Subhuti was one of the chief disciples of Buddha and he had been long wanting to propagate the teachings of his master. One morning, during Buddha’s sojourn in Jetavana, just outside his abode Gandhakutir, he prostrated before Buddha and sought his permission to spread his message far and wide.

“Get up, Subhuti,” Buddha said. “It’s not easy being a teacher. Even if you are speaking beautiful words, there will be plenty who will criticize and condemn you.”
“With your blessings and grace, O Shasta, I’m sure it won’t affect me. Do I have Tathagat’s permission?”

Buddha remained silent for a few minutes and made no further remarks. Subhuti sat there with his head bowed. Meanwhile, other monks approached Buddha with urgent tasks relating to Jetavana and other viharas, retreat centers, and monasteries that were mushrooming in all parts of India. Three hours later, Buddha had his meal and went inside his cottage for his daily rest.

A few more hours passed and when Buddha emerged again for the evening discourse, Subhuti was still outside with his head bowed.

“Subhuti,” Buddha said, “you are still here. I thought you got your answer from my silence.”
“I’m not wise enough to know the meaning of Tathagat’s silence, Lord. No one is.”
Buddha smiled and assumed his lotus posture.

“What if you go to a village to teach, Subhuthi, and people choose not to listen to you? What will you do?”
“I’ll not mind, Lord, for I’ll remind myself that at least they are not calling me names or accusing me.”

“What if they do that?”
“I’ll still smile, O Tathagat, for, I’ll remind myself that this is a small price to pay for spreading your message. That, they may be doing much worse by abusing me physically.”
“And what if they do that and hurl stones at you?”
“I’ll still be okay with Tathagat’s grace. I’ll remind myself that at least they have not pinned me down and stabbed me?”

“What if they do that?”
“I’ll take heart thinking that they have not killed me.”
“And what if, Subhuti,” Buddha asked in his usual detachment, “they do kill you.”
“I’ll be most happy, Tathagat,” Subhuti replied raising his head for the first time. Beholding the beautiful form of Buddha, with tearful eyes, he continued, “Other than dying by Tathagat’s feet, I cannot think of a better nirvana than dying spreading Tathagat’s message.”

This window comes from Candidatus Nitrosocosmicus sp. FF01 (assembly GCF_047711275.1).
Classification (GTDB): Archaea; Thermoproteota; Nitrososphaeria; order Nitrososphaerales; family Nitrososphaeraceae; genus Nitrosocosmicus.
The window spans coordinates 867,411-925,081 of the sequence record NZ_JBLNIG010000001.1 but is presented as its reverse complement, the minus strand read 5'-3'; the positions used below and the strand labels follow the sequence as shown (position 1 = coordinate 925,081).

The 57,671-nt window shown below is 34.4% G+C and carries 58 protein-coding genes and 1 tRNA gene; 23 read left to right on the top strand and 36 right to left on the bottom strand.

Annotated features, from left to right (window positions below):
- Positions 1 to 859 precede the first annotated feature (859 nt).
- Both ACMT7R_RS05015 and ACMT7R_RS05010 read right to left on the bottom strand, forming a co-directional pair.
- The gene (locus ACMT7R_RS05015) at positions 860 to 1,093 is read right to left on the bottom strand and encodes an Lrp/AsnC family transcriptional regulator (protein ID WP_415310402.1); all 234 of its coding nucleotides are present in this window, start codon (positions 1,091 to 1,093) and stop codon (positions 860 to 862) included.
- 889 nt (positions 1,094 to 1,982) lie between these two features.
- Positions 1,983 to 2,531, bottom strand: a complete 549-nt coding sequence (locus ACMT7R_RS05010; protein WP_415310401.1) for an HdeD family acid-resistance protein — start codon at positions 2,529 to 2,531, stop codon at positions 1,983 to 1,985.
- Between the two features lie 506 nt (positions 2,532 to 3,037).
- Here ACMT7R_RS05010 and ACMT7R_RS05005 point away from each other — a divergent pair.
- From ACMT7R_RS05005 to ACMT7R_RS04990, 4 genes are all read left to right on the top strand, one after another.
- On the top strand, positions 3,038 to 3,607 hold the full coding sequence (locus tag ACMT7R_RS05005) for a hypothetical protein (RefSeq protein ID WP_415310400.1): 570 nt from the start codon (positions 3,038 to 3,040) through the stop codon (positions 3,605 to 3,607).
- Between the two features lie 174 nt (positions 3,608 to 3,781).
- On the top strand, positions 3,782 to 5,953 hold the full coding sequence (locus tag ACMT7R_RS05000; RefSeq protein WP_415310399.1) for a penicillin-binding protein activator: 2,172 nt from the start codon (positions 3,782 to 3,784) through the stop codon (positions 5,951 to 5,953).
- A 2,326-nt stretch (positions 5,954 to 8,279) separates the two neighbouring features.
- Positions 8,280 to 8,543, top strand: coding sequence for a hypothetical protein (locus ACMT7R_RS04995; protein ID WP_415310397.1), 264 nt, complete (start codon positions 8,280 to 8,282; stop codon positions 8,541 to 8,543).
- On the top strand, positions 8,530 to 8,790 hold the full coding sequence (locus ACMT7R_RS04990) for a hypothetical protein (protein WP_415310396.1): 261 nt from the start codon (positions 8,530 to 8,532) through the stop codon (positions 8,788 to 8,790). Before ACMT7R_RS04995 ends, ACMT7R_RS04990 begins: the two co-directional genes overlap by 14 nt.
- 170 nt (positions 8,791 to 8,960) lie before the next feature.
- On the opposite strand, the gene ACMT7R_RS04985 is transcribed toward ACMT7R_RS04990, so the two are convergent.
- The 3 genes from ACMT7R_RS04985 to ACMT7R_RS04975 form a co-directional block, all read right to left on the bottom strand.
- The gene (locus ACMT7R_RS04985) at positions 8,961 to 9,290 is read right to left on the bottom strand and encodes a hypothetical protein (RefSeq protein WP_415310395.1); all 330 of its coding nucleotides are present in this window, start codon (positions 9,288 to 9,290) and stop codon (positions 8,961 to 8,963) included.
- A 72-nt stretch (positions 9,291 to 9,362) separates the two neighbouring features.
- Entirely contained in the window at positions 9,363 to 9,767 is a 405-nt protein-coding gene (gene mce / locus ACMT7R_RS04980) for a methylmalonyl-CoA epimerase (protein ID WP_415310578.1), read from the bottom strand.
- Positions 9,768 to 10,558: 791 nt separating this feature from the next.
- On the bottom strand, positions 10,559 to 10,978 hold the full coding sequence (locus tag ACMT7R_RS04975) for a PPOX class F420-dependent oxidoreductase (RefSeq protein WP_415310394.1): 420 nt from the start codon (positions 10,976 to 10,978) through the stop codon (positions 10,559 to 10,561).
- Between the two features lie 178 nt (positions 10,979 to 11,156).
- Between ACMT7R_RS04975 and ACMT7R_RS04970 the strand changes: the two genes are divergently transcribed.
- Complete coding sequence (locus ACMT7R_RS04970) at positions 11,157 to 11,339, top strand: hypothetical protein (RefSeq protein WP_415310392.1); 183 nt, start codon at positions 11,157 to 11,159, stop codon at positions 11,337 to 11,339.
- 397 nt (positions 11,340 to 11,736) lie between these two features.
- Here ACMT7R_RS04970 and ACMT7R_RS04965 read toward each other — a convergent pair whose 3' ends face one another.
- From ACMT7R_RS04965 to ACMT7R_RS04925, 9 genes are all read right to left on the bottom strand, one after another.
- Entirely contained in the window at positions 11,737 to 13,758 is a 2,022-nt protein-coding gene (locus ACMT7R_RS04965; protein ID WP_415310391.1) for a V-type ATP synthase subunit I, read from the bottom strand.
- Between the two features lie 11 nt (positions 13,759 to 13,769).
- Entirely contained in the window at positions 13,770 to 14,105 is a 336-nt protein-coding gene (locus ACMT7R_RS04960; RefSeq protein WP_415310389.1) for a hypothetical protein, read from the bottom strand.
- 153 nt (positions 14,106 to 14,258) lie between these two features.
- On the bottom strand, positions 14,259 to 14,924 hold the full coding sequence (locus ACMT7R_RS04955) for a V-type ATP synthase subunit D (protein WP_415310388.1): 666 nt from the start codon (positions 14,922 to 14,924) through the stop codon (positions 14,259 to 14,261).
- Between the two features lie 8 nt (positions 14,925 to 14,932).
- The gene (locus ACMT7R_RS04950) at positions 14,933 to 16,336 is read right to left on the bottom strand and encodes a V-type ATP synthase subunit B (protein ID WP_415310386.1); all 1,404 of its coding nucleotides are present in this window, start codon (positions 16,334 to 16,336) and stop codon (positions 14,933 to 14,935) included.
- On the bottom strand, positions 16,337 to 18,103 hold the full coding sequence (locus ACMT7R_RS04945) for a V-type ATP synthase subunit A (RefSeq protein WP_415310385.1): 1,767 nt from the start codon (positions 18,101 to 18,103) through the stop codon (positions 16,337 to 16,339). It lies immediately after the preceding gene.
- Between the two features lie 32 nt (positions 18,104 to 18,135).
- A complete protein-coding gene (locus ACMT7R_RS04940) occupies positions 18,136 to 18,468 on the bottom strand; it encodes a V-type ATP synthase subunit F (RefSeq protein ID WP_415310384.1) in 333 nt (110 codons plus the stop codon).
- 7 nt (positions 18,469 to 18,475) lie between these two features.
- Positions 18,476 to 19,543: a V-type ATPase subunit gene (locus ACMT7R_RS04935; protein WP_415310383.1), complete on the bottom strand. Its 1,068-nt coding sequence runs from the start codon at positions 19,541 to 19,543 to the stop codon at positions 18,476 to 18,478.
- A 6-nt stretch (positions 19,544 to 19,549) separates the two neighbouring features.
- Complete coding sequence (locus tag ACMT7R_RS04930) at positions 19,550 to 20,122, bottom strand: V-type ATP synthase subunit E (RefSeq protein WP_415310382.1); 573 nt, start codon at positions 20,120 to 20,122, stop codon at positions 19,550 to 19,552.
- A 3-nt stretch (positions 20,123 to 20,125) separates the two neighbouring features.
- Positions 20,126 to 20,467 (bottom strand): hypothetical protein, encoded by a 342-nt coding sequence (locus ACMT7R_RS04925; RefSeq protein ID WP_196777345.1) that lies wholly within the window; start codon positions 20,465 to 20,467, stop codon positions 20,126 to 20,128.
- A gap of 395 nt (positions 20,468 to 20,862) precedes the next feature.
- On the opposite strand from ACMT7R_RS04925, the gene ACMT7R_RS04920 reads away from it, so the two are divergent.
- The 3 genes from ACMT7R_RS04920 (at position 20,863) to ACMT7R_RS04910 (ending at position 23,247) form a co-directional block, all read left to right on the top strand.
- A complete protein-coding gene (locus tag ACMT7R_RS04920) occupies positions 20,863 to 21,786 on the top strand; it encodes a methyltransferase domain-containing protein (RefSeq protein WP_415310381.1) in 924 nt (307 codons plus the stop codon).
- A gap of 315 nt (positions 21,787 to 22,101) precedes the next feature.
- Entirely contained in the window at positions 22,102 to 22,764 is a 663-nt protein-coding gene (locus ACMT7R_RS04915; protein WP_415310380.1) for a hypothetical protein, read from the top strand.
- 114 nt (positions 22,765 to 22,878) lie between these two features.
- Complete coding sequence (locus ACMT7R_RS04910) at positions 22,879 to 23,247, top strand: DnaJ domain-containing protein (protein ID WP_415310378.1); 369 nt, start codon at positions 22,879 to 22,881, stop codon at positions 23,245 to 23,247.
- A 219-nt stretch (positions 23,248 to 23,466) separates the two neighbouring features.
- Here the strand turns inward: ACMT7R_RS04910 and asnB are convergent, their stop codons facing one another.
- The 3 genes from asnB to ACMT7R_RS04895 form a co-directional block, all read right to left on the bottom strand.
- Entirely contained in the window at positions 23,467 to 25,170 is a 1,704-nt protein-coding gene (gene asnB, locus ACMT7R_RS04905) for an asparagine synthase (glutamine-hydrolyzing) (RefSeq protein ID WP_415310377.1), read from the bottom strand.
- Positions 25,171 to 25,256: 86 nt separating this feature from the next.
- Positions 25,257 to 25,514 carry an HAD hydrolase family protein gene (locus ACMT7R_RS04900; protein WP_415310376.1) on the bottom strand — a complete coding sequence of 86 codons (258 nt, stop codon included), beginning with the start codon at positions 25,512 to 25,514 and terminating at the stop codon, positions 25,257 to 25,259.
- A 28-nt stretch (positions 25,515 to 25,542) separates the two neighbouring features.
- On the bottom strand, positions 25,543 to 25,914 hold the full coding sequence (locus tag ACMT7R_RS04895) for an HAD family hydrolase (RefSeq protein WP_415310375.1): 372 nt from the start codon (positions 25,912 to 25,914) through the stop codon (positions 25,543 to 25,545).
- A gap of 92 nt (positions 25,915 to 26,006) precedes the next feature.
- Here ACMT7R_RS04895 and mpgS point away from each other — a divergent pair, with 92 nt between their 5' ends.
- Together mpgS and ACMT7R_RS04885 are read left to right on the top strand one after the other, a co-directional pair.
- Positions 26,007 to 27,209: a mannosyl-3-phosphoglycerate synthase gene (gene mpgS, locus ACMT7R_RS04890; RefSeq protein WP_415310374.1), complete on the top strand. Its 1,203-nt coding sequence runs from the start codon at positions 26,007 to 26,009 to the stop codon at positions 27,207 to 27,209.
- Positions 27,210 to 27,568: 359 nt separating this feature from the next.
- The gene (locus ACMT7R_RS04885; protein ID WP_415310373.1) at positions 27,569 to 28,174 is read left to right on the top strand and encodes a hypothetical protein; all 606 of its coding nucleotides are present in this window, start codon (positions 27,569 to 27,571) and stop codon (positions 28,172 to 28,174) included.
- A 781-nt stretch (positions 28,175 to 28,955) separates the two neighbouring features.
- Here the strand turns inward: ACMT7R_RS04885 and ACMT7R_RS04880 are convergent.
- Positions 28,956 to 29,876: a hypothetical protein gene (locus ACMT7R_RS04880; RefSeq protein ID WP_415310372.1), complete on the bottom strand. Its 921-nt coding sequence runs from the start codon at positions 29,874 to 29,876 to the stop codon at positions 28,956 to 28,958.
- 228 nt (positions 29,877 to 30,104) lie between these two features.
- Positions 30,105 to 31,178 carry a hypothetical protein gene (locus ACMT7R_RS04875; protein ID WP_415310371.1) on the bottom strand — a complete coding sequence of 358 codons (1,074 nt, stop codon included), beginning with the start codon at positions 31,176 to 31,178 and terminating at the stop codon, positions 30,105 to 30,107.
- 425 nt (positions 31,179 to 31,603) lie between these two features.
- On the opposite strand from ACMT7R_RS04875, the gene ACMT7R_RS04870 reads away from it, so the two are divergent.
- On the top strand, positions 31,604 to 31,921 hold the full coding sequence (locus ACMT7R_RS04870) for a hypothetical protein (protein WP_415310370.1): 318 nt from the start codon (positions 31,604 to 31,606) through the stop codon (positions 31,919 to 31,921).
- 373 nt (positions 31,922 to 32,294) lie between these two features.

“Subhuti,” Buddha said rising from his seat and embracing him, “you are fit to be a teacher. Morning was merely your test of patience. You have the spiritual attitude required to take on a great cause.”

In this wisdom of a lifetime, nothing else perhaps could spell any clearer the three core virtues that define a person’s spiritual attitude. Patience, selflessness, and determination. In Subhuti’s character I also see a sense of gratitude and surrender. We can’t develop an unconditional spiritual attitude without cultivating patience and selflessness.

Non-fulfillment of desires and expectations is often at the root of human suffering. Why don’t people value me? Why doesn’t my partner love me? Why isn’t the world waiting for me? Why isn’t my work appreciated? And so on.

If I start giving a sermon on how expectations are bad, that won’t work because you already know all that. We are so compelled and controlled by our emotions and desires that when in the throes of them, our viewpoint seems so right and legit, no logic works at that time. That, however, can’t be the excuse for not evolving spiritually.

And that leads me to the crux of the matter today: a spiritual attitude. Unless we foster a spiritual outlook towards our own life and others’, we can’t really hope to rise above our petty thoughts and emotions. We place too much emphasis on self-comfort, on why I’m being treated or not treated a certain way. How about why shouldn’t I be more selfless? Why shouldn’t I be more giving? Rather than being in the crowd opposing Subhuti, why couldn’t I be Subhuti, instead?

A spiritual attitude basically means that we don’t always put ourselves at the center of our decisions and actions. Maybe we don’t always have to look for what’s-in-it-for-me. Why must every generous action of ours be reciprocated? After all, if it’s truly selfless then let it be just that — selfless.

Have you noticed how sometimes we give a gift to someone and we want to know exactly what that person did with that gift? And we may even feel hurt if we find out that he or she didn’t use it and passed it on to someone else. That means, we never actually parted with our gift, to begin with. Where’s the act of giving in that?